Every year, back in my Derby Middle School teaching days, we did Kansas Day. A big Kansas Day. As in . . . invite the newspaper, Board of Education, and parents kind of Kansas Day. I was the social studies guy on a teaching team and my goal was to find a way to integrate my social studies activities with math, language arts, science, and reading.

And a big Kansas Day fit the bill.

We organized all sorts of activities and projects for the day that students rotated through. Kids weaved wheat into hearts and shapes. They punched tin for pioneer lanterns. Sewed quilt pieces. Played frontier games. We had a blacksmith set up shop who demonstrated how to make horseshoes. A storyteller came and entertained.

It was always such a great day. Parents loved it. Made our principal look good when he talked with the newspaper guy. Kids were up and moving around.

It worked out so well that I started doing more projects and activities. I had kids use potatoes and paint to make African Ashanti cloth. We played Oregon Trail. Kids simulated the Constitutional Convention. You get the idea.

I was Project Man.

Because projects are good, right? My job was to engage kids. Have fun. Hook kids into liking social studies?

But the further I’ve gotten from Kansas Day, the more I realize that I had the wrong end in mind. I wanted my kids to enjoy my class. And I think they enjoyed stuff like Kansas Day and Oregon Trail. But fun isn’t the goal. Learning is.

Projects don’t necessarily equal learning. Projects equal busy. And while fun and engaging activities are not wrong, if we focus just on engaging, we miss the point of why we’re here. Nothing wrong with fun but we have to be clear that it doesn’t get in the way of learning.

Sam Wineburg of the Stanford History Education Group spoke at a joint Kansas / Missouri history conference several years ago and did a quick Q & A:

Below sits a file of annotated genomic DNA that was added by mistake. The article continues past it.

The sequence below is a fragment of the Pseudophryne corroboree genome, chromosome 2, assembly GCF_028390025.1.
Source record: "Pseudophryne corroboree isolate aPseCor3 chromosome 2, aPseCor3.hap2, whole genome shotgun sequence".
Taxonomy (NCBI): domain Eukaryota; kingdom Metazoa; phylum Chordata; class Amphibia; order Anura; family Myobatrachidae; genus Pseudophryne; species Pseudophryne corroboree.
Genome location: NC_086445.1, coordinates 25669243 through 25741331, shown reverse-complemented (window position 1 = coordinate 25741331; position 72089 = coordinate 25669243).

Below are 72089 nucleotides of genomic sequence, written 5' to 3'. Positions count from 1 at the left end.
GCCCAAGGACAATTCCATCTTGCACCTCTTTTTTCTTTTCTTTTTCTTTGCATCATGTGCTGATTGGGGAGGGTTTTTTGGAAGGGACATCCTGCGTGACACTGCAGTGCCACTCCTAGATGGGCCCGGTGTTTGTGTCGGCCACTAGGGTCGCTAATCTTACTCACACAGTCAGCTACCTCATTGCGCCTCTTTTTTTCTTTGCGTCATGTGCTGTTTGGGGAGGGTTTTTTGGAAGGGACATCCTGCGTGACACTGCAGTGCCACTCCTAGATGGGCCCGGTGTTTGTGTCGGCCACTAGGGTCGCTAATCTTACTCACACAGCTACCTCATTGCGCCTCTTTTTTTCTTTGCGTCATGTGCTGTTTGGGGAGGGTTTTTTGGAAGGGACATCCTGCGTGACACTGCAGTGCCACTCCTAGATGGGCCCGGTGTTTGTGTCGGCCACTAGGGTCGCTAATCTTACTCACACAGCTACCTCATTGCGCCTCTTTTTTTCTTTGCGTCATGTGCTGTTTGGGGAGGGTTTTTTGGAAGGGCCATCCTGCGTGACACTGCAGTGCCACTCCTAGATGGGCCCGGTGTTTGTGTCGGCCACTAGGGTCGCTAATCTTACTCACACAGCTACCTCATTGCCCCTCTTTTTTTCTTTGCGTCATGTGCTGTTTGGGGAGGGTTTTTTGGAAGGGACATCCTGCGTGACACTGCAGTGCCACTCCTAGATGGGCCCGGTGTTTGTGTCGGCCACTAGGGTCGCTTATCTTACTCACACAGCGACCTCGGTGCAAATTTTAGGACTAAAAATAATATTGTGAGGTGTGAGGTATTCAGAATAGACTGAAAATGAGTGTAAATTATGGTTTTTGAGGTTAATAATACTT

I don’t think that a history class should be about things such as History Alive or about making cute posters, or about making history “engaging.” It’s about getting students to thinking rigorously about the evidence. Fun is okay, but I would rather have them hate the class and come out of the class having the skills needed to be good citizens than having them enjoy themselves.

I’m beginning to agree.

The cool thing is that there are lots of fun and engaging things that we can do with kids that still end up with them learning what we want them to learn. I really like the work that Wineburg’s group is doing with curriculum – it focuses on historical thinking, content, and, because it starts with a great question, it’s engaging for kids.

A friend of mine who’s busy teaching 8th graders told me this morning:

I am ending my year running my kids through nearly every Stanford History Education Group lesson plan over Civil War and Reconstruction. They like it . . . and it’s so teacher friendly.

For those of us who focus on projects and those who believe in the power of traditional lecture style instruction, a recent article in the latest Stanford alumni magazine will be helpful. (Sam sent a PDF version as well.) The article highlights what instruction can look like when it’s focused on both engaging kids and teaching them to think historically.

We can be both. Project Man and facilitator of learning. And if we want to be the best we can be for kids, we need to be.